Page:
Four teen groups participate in formation classes at St. Alban’s on Sunday mornings.  We use the nationally recognized Episcopal curriculum “Journey to Adulthood," or J2A.  J2A has two guiding principles: 1) Manhood and womanhood are gifts of God; and 2) Adulthood must be earned. This is a strong program with over 50 youth participating, many of whom engage in a wide variety of ministries at St. Alban’s. Two or three adults mentor each of the groups for two years, sharing their own faith journeys and forming strong bonds of fellowship with the participants. 

Worship:  St. Alban’s Teen Service Fellowship starts at 9:15 a.m. and is a separate service just for our teens held in the Little Sanctuary at St. Albans School. This interactive service offers teens time to talk about life, the Gospel, and to celebrate Eucharist together.  The teens return to "big church," before heading to their classes at the conclusion of the 9:15 a.m. worship service.  Friends are always welcome.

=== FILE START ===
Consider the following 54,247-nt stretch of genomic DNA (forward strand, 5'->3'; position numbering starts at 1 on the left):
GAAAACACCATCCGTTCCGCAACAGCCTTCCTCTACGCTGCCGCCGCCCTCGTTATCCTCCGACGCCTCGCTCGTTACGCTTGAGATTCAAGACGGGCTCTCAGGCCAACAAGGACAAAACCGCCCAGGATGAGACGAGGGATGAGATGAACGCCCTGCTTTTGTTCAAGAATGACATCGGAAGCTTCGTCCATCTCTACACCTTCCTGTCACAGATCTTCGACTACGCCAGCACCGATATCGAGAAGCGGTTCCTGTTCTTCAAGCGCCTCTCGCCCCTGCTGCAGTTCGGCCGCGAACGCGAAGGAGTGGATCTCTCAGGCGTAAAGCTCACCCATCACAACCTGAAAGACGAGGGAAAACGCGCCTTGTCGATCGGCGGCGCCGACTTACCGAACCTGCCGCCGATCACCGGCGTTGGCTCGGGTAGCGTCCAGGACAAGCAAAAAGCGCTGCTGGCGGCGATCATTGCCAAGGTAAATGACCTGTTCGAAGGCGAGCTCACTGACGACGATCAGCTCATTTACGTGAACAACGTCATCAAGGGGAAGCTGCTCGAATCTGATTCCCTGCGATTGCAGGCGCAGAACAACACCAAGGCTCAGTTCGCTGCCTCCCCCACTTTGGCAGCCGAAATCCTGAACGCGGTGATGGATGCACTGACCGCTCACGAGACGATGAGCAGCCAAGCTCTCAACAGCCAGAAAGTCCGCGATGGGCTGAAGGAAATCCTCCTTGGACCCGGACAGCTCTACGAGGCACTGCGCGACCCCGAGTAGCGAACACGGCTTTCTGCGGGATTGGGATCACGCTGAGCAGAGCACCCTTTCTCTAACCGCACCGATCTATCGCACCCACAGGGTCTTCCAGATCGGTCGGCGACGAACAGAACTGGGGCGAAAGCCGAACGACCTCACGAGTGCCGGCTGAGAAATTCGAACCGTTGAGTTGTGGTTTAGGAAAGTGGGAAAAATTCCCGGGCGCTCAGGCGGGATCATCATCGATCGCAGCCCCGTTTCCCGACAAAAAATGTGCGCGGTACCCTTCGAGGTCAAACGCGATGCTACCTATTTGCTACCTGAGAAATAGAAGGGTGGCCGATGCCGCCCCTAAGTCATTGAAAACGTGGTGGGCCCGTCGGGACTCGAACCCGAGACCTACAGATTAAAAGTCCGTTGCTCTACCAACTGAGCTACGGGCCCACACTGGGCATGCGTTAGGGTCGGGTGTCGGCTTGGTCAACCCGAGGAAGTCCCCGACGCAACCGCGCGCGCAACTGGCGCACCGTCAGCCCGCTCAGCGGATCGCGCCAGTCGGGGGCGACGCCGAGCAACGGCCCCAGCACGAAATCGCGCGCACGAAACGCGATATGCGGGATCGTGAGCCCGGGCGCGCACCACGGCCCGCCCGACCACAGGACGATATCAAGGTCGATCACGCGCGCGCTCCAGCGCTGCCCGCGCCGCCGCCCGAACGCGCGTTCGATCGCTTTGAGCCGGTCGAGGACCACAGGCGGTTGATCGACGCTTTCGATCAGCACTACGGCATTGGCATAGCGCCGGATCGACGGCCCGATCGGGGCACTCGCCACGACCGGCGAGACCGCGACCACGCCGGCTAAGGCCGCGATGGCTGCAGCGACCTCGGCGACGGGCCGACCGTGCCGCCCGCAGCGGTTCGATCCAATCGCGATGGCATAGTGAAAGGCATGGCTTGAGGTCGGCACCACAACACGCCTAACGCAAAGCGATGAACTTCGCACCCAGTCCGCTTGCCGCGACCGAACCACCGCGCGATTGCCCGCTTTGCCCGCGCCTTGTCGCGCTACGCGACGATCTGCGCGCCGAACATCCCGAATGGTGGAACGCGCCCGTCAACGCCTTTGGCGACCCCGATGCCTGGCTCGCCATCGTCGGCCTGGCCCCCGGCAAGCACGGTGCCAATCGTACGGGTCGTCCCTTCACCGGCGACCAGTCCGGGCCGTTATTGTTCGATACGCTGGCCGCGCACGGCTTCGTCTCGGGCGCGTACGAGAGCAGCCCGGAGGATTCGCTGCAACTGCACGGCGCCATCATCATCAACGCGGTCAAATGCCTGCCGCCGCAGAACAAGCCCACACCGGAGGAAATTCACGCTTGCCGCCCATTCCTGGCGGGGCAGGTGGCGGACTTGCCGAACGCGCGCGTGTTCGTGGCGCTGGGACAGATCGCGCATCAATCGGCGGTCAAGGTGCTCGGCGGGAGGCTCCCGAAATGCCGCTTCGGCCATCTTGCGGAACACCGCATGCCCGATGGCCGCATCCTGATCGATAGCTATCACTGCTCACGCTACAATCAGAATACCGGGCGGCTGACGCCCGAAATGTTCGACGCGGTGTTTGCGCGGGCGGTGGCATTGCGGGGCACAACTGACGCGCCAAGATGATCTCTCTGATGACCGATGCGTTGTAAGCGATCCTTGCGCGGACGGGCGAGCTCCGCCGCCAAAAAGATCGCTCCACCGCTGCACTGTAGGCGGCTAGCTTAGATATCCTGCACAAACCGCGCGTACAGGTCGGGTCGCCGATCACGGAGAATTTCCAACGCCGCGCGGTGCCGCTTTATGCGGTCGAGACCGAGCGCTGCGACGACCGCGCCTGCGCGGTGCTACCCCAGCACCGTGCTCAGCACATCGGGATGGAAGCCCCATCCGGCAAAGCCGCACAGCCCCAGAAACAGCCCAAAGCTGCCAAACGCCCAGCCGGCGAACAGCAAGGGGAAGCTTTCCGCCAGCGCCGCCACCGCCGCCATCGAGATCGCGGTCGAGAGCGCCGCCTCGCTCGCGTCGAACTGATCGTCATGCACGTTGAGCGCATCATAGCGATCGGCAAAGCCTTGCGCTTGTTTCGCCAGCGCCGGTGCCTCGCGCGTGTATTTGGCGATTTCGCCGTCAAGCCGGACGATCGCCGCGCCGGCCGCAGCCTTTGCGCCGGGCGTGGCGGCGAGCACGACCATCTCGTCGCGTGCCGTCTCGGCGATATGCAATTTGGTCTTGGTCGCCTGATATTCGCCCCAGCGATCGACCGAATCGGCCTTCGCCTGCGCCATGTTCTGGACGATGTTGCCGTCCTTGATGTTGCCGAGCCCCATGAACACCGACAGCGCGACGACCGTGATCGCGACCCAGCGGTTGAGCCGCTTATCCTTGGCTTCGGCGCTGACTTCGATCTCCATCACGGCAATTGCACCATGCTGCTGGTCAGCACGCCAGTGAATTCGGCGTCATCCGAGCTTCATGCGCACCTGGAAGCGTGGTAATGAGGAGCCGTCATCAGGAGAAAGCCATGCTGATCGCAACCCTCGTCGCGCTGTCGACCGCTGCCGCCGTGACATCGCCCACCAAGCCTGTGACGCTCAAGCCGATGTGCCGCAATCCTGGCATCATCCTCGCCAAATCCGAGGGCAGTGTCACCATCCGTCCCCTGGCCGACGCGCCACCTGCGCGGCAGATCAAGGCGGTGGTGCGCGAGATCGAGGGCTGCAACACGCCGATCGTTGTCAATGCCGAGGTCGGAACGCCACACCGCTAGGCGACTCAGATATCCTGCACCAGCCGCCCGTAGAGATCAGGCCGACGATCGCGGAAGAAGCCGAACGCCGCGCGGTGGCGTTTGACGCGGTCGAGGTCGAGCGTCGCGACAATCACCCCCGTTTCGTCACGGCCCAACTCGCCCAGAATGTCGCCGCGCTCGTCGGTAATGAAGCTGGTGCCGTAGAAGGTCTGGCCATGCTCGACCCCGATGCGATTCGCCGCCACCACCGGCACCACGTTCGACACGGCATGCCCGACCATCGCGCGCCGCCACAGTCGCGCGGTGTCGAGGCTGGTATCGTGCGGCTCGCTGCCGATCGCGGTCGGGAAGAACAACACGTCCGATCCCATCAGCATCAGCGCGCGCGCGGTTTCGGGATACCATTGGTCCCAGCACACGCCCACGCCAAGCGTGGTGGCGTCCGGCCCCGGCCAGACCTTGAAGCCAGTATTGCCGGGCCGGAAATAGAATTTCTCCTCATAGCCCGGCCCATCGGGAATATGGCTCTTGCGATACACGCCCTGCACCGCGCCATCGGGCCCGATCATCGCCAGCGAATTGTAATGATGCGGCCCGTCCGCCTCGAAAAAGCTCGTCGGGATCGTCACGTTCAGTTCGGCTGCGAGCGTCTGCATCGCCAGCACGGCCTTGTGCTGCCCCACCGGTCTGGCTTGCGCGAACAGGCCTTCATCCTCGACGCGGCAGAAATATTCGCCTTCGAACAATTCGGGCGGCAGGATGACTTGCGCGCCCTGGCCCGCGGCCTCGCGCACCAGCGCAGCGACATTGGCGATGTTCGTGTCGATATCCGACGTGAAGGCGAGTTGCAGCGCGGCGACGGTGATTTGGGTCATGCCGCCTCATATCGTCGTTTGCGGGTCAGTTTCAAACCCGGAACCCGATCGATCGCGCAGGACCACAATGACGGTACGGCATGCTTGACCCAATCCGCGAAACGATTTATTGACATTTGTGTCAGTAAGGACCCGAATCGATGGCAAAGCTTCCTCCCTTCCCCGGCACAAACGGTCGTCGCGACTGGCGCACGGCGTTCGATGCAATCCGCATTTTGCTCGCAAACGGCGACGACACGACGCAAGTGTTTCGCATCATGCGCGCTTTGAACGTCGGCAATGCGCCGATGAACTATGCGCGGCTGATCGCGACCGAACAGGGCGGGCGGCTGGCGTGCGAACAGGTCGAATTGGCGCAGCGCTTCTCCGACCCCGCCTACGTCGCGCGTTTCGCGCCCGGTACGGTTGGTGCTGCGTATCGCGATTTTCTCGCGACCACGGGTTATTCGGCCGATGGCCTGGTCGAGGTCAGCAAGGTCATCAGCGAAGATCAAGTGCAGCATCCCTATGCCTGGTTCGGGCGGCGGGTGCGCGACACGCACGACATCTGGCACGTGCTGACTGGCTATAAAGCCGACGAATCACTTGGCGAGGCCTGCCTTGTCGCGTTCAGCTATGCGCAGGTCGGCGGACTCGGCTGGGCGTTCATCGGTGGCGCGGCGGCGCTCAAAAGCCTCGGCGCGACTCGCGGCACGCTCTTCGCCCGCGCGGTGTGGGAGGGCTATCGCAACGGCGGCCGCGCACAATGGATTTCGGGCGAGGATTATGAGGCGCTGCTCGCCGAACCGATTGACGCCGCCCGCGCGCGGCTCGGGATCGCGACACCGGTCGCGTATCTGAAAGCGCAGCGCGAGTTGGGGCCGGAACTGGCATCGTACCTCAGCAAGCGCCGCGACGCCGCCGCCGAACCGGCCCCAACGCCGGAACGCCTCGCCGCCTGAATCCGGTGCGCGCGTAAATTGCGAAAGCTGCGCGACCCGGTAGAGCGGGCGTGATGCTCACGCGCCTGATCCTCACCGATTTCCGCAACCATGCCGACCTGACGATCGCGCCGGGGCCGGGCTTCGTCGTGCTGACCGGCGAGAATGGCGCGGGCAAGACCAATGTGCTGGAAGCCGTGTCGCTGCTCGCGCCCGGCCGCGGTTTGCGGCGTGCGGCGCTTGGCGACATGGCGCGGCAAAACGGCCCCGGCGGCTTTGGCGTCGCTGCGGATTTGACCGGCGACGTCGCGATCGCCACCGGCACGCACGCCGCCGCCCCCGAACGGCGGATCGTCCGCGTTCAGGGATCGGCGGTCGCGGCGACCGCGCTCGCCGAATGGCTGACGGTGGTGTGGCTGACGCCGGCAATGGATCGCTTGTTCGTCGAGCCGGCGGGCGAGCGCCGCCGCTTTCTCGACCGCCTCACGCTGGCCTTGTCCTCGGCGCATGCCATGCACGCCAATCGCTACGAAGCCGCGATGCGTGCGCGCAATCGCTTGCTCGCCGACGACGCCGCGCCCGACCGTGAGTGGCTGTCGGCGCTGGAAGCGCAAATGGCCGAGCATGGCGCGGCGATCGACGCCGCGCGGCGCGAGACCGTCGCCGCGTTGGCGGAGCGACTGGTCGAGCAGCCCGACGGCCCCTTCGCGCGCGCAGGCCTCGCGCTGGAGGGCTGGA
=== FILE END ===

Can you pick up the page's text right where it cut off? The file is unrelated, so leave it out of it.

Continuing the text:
Learn more about Youth Ministries

The Episcopal Church

As Episcopalians, we follow Jesus Christ as our Lord and Savior. We believe in the Father, Son and Holy Spirit. We believe God is active in our everyday lives through the power of the Holy Spirit.  

The mission of the Church is to restore all people to unity with God and with each other in Christ. The Church pursues its mission as it prays and worships, proclaims the gospel, and promotes justice, peace and love. The Church carries out its mission through the ministry of all of its members.

We uphold the Bible and worship with the Book of Common Prayer. We believe the Holy Scriptures are the revealed Word of God. In worship we unite ourselves with one another to acknowledge the holiness of God, to hear God's Word, to offer prayer and praise, and to celebrate the Sacraments. The Celebration of Holy Eucharist is the central act of worship in accordance with Jesus' command to His disciples. Holy Communion may be received by all baptized Christians, not only members of the Episcopal Church.

The Episcopal Church is part of the worldwide Anglican Communion with 70 million members in 165 countries.  The word "Episcopal" refers to government by bishops. The historic episcopate continues the work of the first apostles in the Church, guarding the faith, unity and discipline of the Church. Both men and women, including those who are married, are eligible for ordination as deacons, priests and bishops.